So, why this time? Until we get all the leaks collected and assembled into the usual incoherent narrative, we can only assume that they saw how quickly the Lakers took a bad situation and puked all over it and said in a staff meeting that afternoon, “Hey, that’s our brand! Something must be done.”

And then someone was done: Joerger.

Maybe it was because they fell in love with the idea of Luke Walton (a former Warriors assistant, now either about to be fired in Los Angeles or given tenure). Maybe they were inspired by Magic Johnson’s middle finger to the flaming dumpster he collaborated on with Jeanie Buss, Rob Pelinka (and presumably by proxy Kobe Bryant), LeBron James (and entourage) and for all we know, Jack Nicholson. Maybe finishing ahead of the Lakers, as the Kings have in five of the last six seasons, was starting to become tedious.


Mostly, though, Joerger got fired because Vlade Divac could fire him. Divac’s new deal gave him power over the entire front office save Ranadive, and he also took out assistant general manager Brandon Williams, with whom Joerger had a spectacularly lousy relationship, and because the Kings’ only real issue is that the scores and standings are released every day, they also canned longtime P.R. director Chris Clark. [Update, 3:12 p.m.: Clark says the parting was amicable.]

All sounding kind of Laker-y to you?

Well, let’s try one more thing here. Remember how the nation argued about Magic’s qualifications for the job of team president? Well, what exactly has Divac done in his five years running the Kings to make you think he is any more effective? The gaudy 160-250 record? The four fired coaches? The Cousins trade that was so vital to team interests that it had to be done literally during the All-Star Game?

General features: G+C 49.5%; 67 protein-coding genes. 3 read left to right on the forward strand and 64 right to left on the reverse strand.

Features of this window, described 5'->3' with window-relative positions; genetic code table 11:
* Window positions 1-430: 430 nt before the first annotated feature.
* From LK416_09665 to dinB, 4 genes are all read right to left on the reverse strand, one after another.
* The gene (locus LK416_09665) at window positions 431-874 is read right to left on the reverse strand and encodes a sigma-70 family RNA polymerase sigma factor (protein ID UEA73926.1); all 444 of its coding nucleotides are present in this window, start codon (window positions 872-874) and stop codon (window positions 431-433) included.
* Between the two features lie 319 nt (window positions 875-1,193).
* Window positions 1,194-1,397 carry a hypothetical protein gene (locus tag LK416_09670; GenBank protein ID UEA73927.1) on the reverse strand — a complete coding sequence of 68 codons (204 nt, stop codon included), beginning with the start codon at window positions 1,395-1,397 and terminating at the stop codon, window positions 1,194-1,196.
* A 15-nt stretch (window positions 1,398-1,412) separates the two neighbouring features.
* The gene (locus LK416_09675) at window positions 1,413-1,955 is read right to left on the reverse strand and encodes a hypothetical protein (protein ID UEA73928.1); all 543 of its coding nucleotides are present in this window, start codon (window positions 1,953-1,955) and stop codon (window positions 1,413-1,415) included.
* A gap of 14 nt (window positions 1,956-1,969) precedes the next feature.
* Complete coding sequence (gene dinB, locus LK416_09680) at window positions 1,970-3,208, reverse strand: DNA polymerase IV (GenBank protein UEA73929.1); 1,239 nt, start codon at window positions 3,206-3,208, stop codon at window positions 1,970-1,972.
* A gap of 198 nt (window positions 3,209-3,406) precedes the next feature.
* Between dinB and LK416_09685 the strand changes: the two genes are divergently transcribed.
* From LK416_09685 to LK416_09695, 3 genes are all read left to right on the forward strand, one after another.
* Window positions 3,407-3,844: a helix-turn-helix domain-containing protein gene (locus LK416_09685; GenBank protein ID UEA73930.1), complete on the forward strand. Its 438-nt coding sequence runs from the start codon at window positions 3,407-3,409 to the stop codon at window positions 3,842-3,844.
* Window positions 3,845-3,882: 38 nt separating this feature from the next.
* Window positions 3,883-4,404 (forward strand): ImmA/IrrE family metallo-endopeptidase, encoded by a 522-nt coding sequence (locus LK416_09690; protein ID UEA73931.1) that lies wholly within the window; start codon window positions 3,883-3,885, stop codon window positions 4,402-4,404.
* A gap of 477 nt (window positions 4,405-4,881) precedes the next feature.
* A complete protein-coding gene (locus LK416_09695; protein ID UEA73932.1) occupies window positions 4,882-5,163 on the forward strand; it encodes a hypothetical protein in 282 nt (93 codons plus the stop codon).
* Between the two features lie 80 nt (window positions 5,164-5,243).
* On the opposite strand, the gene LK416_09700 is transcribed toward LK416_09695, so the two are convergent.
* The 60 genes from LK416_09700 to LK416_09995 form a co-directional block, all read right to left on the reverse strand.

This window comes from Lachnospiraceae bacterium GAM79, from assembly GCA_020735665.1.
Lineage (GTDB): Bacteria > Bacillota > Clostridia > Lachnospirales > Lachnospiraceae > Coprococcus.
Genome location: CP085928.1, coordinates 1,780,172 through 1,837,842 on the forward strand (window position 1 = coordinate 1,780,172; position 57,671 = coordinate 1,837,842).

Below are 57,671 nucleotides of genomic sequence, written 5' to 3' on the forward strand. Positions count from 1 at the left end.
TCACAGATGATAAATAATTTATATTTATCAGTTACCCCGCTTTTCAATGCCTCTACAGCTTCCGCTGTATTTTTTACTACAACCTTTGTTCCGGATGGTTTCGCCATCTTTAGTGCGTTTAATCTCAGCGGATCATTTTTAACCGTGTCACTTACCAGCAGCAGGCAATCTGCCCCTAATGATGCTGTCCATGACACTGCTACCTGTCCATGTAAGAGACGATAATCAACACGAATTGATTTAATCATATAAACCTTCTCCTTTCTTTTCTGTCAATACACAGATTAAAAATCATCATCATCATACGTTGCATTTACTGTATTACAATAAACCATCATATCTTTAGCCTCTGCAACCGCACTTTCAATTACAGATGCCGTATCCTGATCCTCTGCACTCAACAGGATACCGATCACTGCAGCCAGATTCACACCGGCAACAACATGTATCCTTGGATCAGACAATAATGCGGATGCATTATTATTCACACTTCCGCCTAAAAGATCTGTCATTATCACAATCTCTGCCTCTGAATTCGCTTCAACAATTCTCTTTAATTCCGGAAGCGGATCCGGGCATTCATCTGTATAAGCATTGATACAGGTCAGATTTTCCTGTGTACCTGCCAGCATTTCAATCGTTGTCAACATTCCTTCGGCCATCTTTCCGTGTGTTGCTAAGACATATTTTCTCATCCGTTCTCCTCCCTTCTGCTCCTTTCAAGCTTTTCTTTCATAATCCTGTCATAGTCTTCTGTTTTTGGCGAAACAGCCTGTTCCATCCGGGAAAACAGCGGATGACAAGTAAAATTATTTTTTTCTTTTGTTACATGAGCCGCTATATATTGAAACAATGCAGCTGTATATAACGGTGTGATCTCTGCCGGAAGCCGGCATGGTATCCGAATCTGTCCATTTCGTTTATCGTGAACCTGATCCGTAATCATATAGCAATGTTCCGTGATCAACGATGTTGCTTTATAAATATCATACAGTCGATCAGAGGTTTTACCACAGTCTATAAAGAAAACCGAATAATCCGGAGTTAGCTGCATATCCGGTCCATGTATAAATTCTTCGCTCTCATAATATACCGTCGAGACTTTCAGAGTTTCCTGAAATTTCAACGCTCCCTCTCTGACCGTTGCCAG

Maybe the issue rests not only with Divac but with his boss as well, which is also Lakertastic given that Buss has made an entire front office out of names pulled from the alumni magazine. Maybe it’s Ranadive, the software magnate whose patience is measured by atomic physicists. Maybe having failed to imitate the Warriors, Ranadive has decided to try the other end of the pool.

Or maybe this has nothing to do with the Lakers at all, but is instead the Kings just being the Kings for lack of any other identity or template. That theory, while probably true, is no fun at all, because in the NBA all things revolve around the Lakers no matter how drool-soaked and paralytic they have become. Better to see the Lakers’ latest lunatic spasm and see the Kings rise up as an organization and say, “Hey, we were here first! Go work some other side of the street.”


Either way, the Golden State Warriors smile today because no matter the future holds for them, they know that the very worst that can happen is that they are in a two-team division for the foreseeable future, and the other team is Steve Ballmer.

Ray Ratto had such hope for the Kings this year. Ray Ratto is a fool.